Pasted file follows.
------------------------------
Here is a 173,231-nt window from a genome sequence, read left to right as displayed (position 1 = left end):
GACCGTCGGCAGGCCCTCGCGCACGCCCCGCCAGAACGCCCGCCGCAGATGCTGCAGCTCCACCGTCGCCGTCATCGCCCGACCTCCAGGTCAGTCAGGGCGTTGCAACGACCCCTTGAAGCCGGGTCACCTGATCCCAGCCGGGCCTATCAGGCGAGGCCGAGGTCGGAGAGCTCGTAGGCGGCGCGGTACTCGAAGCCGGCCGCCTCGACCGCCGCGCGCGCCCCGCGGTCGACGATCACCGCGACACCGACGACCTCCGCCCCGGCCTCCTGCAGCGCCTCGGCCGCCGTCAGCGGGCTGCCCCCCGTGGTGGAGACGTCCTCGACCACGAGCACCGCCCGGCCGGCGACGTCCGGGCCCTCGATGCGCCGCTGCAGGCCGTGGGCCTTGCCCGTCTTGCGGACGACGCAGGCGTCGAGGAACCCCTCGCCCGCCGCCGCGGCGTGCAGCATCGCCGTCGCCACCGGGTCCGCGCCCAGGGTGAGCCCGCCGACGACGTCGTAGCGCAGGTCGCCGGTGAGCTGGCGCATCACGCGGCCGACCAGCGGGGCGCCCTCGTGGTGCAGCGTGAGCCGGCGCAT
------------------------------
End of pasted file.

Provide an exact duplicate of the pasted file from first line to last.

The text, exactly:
Here is a 173,231-nt window from a genome sequence, read left to right as displayed (position 1 = left end):
GACCGTCGGCAGGCCCTCGCGCACGCCCCGCCAGAACGCCCGCCGCAGATGCTGCAGCTCCACCGTCGCCGTCATCGCCCGACCTCCAGGTCAGTCAGGGCGTTGCAACGACCCCTTGAAGCCGGGTCACCTGATCCCAGCCGGGCCTATCAGGCGAGGCCGAGGTCGGAGAGCTCGTAGGCGGCGCGGTACTCGAAGCCGGCCGCCTCGACCGCCGCGCGCGCCCCGCGGTCGACGATCACCGCGACACCGACGACCTCCGCCCCGGCCTCCTGCAGCGCCTCGGCCGCCGTCAGCGGGCTGCCCCCCGTGGTGGAGACGTCCTCGACCACGAGCACCGCCCGGCCGGCGACGTCCGGGCCCTCGATGCGCCGCTGCAGGCCGTGGGCCTTGCCCGTCTTGCGGACGACGCAGGCGTCGAGGAACCCCTCGCCCGCCGCCGCGGCGTGCAGCATCGCCGTCGCCACCGGGTCCGCGCCCAGGGTGAGCCCGCCGACGACGTCGTAGCGCAGGTCGCCGGTGAGCTGGCGCATCACGCGGCCGACCAGCGGGGCGCCCTCGTGGTGCAGCGTGAGCCGGCGCAT